Read to learn about who is to blame in a trucking accident and how the benefit of doubt doctrine plays a role.

Trucking accidents caused by improper lane changes and merges account for over 500,000 accidents in the United States annually, according to a United States Department of Transporation report. It is indisputable; a trucking accident is a travesty that harms all parties involved. The collision can lead to thousands of dollars in property damage, an endless pile of medical bills, among other expenses. Continue reading to learn more about who is to blame in trucking accidents and how the benefit of the doubt doctrine plays a role.

Who Had The Right Of Way?

To take merging accidents as an example, merging requires patience and flexibility from drivers in both lanes of traffic. The driver merging must pay attention and find an opening in which they can safely merge into. In response, the adjacent lane driver must also drive responsibly, adjusting their speed, if necessary, to create a space for the merger. Therefore, the general rule follows that if a driver was hit from behind while attempting to merge into traffic, the fault for the collision would be split between both drivers. The merger should have waited for a more appropriate opening, while the other driver should have been more attentive and attempted to avoid the accident. In Florida, the driver in the moving lane has the duty to avoid an accident to the best of their ability. However, if an opening could not be identified, the driver in the moving lane will be given the benefit of the doubt. The “benefit of the doubt” is a standard of proof doctrine. In this current scenario, the driver in the moving lane is given the benefit of the doubt, since they have the right of way.

Was Negligence Involved In The Truck Accident?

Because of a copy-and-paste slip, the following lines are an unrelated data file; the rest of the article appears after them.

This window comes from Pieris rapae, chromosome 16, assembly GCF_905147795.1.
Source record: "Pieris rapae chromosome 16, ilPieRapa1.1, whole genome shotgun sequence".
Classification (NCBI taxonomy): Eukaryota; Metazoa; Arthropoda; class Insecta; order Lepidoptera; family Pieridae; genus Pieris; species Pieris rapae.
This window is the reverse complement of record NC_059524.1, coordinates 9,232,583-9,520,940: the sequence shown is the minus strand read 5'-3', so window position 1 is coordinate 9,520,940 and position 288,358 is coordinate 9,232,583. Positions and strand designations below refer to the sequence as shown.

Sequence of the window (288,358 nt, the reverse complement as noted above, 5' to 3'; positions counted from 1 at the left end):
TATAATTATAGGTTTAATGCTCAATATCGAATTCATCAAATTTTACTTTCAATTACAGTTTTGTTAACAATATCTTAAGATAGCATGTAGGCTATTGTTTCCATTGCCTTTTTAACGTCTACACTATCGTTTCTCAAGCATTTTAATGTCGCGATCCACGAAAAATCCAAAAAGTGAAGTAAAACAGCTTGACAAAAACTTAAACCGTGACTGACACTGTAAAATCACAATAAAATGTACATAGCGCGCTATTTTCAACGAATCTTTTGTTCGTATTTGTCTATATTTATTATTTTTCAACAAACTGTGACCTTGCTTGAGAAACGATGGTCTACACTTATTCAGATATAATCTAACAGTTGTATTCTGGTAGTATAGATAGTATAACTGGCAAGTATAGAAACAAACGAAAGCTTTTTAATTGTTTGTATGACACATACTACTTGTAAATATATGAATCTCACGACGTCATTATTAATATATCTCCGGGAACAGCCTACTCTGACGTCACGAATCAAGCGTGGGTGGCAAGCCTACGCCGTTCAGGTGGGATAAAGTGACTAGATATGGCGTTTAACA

If the merging driver originally had a safe opening, but the driver in the moving lane accelerated to close the gap before the merger could be completed, then the driver in the moving lane would be at fault. As previously mentioned, in Florida, the driver in the moving lane bears the responsibility of driving cautiously and avoiding an accident to the best of their ability. Conversely, if it is found that the driver in the merging lane attempted to squeeze into traffic, even though there was not enough room, that driver would be deemed negligent. In instances where a party is shown to have been negligent, the benefit of the doubt doctrine would not apply.

Were There Any Witnesses At The Scene Of The Truck Accident?

Accidents involving 18-wheeler trucks are generally dangerous and cause large-scale levels of damage. As a result, both parties will likely vouch for their own innocence while asserting the opposing party’s negligence. To combat any discrepancies among the drivers’ accounts, it is optimal to have a witness. Witness statements and police statements can be extremely beneficial in corroborating stories. However, it is oftentimes difficult to find an unbiased witness in a trucking accident.

What Types Of Injuries Are Seen In Florida Trucking Accidents?

While the severity of injuries involving a truck may vary, these are a few common injuries that may result from vehicular accidents:

  • Arm and leg fractures
  • Neck injuries
  • Sprains and bruising
  • Spinal injuries and herniated discs

Individuals involved in a vehicular accident may also suffer psychological impacts, such as post traumatic stress disorder. These long-lasting effects may lead to absconding events, including missed work.

If you or someone you love has been involved in a trucking accident, Abercrombie, P.A. is here to help you through this difficult time.

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